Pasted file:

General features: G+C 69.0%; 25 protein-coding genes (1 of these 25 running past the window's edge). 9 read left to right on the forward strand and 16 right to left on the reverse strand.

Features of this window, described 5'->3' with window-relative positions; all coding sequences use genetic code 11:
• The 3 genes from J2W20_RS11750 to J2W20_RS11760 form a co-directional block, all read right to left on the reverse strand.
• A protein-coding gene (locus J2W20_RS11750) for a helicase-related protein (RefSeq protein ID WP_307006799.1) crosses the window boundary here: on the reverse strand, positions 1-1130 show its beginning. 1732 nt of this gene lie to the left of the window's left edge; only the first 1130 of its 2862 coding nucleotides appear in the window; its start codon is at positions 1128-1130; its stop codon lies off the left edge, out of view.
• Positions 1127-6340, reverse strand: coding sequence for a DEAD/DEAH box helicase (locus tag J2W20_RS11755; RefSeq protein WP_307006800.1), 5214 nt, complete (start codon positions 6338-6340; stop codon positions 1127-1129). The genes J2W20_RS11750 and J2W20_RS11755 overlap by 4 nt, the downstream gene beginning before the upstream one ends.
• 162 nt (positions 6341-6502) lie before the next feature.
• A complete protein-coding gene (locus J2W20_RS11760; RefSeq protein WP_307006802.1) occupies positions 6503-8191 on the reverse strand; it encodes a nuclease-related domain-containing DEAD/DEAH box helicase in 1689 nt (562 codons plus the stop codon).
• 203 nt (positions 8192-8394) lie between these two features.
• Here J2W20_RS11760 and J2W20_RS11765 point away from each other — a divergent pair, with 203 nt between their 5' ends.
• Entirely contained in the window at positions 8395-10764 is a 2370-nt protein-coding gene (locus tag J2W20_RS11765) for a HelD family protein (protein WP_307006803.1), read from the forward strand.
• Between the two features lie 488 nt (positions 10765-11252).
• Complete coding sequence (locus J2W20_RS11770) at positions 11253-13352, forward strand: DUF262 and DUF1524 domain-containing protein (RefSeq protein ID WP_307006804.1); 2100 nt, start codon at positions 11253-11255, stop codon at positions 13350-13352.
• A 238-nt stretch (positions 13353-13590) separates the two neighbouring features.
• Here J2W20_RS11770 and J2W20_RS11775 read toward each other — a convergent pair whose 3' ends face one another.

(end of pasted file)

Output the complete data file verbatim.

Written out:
General features: G+C 69.0%; 25 protein-coding genes (1 of these 25 running past the window's edge). 9 read left to right on the forward strand and 16 right to left on the reverse strand.

Features of this window, described 5'->3' with window-relative positions; all coding sequences use genetic code 11:
• The 3 genes from J2W20_RS11750 to J2W20_RS11760 form a co-directional block, all read right to left on the reverse strand.
• A protein-coding gene (locus J2W20_RS11750) for a helicase-related protein (RefSeq protein ID WP_307006799.1) crosses the window boundary here: on the reverse strand, positions 1-1130 show its beginning. 1732 nt of this gene lie to the left of the window's left edge; only the first 1130 of its 2862 coding nucleotides appear in the window; its start codon is at positions 1128-1130; its stop codon lies off the left edge, out of view.
• Positions 1127-6340, reverse strand: coding sequence for a DEAD/DEAH box helicase (locus tag J2W20_RS11755; RefSeq protein WP_307006800.1), 5214 nt, complete (start codon positions 6338-6340; stop codon positions 1127-1129). The genes J2W20_RS11750 and J2W20_RS11755 overlap by 4 nt, the downstream gene beginning before the upstream one ends.
• 162 nt (positions 6341-6502) lie before the next feature.
• A complete protein-coding gene (locus J2W20_RS11760; RefSeq protein WP_307006802.1) occupies positions 6503-8191 on the reverse strand; it encodes a nuclease-related domain-containing DEAD/DEAH box helicase in 1689 nt (562 codons plus the stop codon).
• 203 nt (positions 8192-8394) lie between these two features.
• Here J2W20_RS11760 and J2W20_RS11765 point away from each other — a divergent pair, with 203 nt between their 5' ends.
• Entirely contained in the window at positions 8395-10764 is a 2370-nt protein-coding gene (locus tag J2W20_RS11765) for a HelD family protein (protein WP_307006803.1), read from the forward strand.
• Between the two features lie 488 nt (positions 10765-11252).
• Complete coding sequence (locus J2W20_RS11770) at positions 11253-13352, forward strand: DUF262 and DUF1524 domain-containing protein (RefSeq protein ID WP_307006804.1); 2100 nt, start codon at positions 11253-11255, stop codon at positions 13350-13352.
• A 238-nt stretch (positions 13353-13590) separates the two neighbouring features.
• Here J2W20_RS11770 and J2W20_RS11775 read toward each other — a convergent pair whose 3' ends face one another.